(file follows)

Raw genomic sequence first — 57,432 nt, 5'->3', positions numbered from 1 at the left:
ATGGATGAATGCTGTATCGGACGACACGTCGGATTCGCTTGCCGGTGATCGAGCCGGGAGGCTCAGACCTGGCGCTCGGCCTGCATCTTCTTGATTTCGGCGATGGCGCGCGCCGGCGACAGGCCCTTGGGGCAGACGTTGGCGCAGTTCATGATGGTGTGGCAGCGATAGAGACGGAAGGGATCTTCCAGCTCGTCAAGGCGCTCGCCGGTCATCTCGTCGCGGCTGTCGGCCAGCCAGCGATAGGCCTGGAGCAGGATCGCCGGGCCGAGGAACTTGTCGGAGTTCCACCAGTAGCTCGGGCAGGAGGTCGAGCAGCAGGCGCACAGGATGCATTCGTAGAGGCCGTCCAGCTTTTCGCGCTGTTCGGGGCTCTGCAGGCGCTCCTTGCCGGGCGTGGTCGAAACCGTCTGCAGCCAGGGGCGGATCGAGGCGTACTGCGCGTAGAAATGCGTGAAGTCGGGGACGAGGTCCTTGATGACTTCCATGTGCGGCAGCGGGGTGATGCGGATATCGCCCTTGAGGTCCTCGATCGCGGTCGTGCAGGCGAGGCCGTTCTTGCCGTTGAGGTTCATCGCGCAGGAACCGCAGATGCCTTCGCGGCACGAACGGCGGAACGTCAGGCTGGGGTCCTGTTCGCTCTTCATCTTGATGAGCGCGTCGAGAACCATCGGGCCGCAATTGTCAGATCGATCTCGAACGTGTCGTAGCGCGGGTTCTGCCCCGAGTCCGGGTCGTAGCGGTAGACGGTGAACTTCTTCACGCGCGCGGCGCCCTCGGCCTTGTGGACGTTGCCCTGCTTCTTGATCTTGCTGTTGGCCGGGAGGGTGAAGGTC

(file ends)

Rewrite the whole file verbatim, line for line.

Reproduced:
Raw genomic sequence first — 57,432 nt, 5'->3', positions numbered from 1 at the left:
ATGGATGAATGCTGTATCGGACGACACGTCGGATTCGCTTGCCGGTGATCGAGCCGGGAGGCTCAGACCTGGCGCTCGGCCTGCATCTTCTTGATTTCGGCGATGGCGCGCGCCGGCGACAGGCCCTTGGGGCAGACGTTGGCGCAGTTCATGATGGTGTGGCAGCGATAGAGACGGAAGGGATCTTCCAGCTCGTCAAGGCGCTCGCCGGTCATCTCGTCGCGGCTGTCGGCCAGCCAGCGATAGGCCTGGAGCAGGATCGCCGGGCCGAGGAACTTGTCGGAGTTCCACCAGTAGCTCGGGCAGGAGGTCGAGCAGCAGGCGCACAGGATGCATTCGTAGAGGCCGTCCAGCTTTTCGCGCTGTTCGGGGCTCTGCAGGCGCTCCTTGCCGGGCGTGGTCGAAACCGTCTGCAGCCAGGGGCGGATCGAGGCGTACTGCGCGTAGAAATGCGTGAAGTCGGGGACGAGGTCCTTGATGACTTCCATGTGCGGCAGCGGGGTGATGCGGATATCGCCCTTGAGGTCCTCGATCGCGGTCGTGCAGGCGAGGCCGTTCTTGCCGTTGAGGTTCATCGCGCAGGAACCGCAGATGCCTTCGCGGCACGAACGGCGGAACGTCAGGCTGGGGTCCTGTTCGCTCTTCATCTTGATGAGCGCGTCGAGAACCATCGGGCCGCAATTGTCAGATCGATCTCGAACGTGTCGTAGCGCGGGTTCTGCCCCGAGTCCGGGTCGTAGCGGTAGACGGTGAACTTCTTCACGCGCGCGGCGCCCTCGGCCTTGTGGACGTTGCCCTGCTTCTTGATCTTGCTGTTGGCCGGGAGGGTGAAGGTC